Goldman Sachs, Morgan Stanley, and other leading investment firms have predicted that the space economy will be worth trillions of dollars within the next few decades. In this course we explore a number of key issues having to do with the space industry and the emerging space economy with the intention of preparing participants to be leaders in those fields.
Potential topics to be covered include:
- How private businesses are changing the new space race
- Why space commercialization will lead to a Fifth Industrial Revolution
- What old and new financial models are enabling the growth of space technology
- The role of NASA, the Space Force, NOAA, and other government agencies
- Should we be investing in space when there are so many challenges facing humanity on Earth?
- How do businesses profit from working within the space economy?
- What does the work of SpaceX, Blue Origin, and Virgin tell us about opportunities in Low Earth Orbit (LEO), the moon, and Mars?
- What steps a business must go through to be part of the new space race
- How new private and national programs will add to the complexity and vibrancy of the economy
- What is the role of space in human rights?
- How does the improvement of communities in space lead to social and technology improvements?
- What environmental problems can be solved using space technology?
- What is the role of traditional financial institutions such as banks and mutual funds, and how does that compare to the role of family private offices, VCs, and hedge funds in disruptive industries like the space economy?
The course draws on fundamental concepts in business, economics, and finance and applies new concepts from ESG (environmental, social, and governance) investing, risk management, and social impact measurements. Participants gain a foundational understanding of business development, the importance of intellectual property, and the value of community building as part of any business strategy - how solving for space is really about solving for problems on Earth. Guest speakers represent the private sector as well as groups such as NASA, the Space Force, and international space organizations.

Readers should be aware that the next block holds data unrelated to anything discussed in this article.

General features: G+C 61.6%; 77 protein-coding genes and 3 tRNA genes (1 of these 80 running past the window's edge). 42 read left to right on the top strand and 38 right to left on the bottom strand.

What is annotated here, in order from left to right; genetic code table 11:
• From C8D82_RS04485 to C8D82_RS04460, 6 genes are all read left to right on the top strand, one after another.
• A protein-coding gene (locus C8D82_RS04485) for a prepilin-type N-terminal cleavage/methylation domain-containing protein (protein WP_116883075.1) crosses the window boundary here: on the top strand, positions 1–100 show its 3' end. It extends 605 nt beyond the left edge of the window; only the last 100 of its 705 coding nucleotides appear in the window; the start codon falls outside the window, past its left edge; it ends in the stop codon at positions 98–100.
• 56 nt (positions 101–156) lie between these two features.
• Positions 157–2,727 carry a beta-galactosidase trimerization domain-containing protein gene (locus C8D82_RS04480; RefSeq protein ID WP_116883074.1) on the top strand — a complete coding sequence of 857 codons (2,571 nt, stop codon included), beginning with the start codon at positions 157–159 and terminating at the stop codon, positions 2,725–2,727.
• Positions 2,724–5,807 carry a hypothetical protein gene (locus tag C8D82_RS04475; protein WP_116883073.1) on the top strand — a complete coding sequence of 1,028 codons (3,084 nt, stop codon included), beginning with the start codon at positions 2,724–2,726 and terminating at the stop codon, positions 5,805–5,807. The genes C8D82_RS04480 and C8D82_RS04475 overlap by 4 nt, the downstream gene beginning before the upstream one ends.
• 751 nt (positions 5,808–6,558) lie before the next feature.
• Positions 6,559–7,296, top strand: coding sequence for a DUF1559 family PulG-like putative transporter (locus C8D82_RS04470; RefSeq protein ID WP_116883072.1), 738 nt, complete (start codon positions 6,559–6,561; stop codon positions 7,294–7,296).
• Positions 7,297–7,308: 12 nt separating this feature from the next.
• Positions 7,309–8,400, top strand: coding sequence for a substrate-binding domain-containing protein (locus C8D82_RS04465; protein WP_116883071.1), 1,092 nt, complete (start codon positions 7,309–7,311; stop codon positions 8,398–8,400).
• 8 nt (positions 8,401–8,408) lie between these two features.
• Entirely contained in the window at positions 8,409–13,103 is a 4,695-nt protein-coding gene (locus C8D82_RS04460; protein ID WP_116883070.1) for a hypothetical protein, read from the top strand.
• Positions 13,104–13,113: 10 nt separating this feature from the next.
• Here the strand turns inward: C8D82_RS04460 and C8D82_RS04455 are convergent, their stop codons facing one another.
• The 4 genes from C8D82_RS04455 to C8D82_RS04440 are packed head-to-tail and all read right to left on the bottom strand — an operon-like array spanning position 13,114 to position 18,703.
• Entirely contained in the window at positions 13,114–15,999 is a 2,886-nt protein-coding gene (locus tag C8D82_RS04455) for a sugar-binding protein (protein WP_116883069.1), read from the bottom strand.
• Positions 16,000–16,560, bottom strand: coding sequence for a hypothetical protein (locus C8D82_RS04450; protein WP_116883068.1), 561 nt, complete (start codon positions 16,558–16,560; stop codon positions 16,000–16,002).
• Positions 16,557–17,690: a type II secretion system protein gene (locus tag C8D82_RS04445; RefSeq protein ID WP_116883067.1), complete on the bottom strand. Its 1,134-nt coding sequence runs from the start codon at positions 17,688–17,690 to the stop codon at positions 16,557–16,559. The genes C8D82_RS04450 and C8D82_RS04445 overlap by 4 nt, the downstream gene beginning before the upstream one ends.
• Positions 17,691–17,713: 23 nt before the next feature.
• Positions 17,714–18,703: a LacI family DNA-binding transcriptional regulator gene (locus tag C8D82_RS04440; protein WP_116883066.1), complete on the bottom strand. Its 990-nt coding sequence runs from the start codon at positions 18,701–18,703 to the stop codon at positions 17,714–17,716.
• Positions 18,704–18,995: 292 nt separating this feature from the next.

Students leave with the tools to place an economic lens on the business, technology, and financing of spaceports, the aerospace industry, space adjacent technology, and the space economy as a whole. From launch, to satellites, to private stations, to manufacturing in LEO, to the permanent human settlement of the moon, via the Artemis program, this course gives students insights into the future they will help build and lead.
As the final project for the course, participants generate their own investment strategies and portfolios.
Specific course details such as topics, activities, hours, and instructors are subject to change at the discretion of the University. Not all instructors listed for a course teach all sections of that course.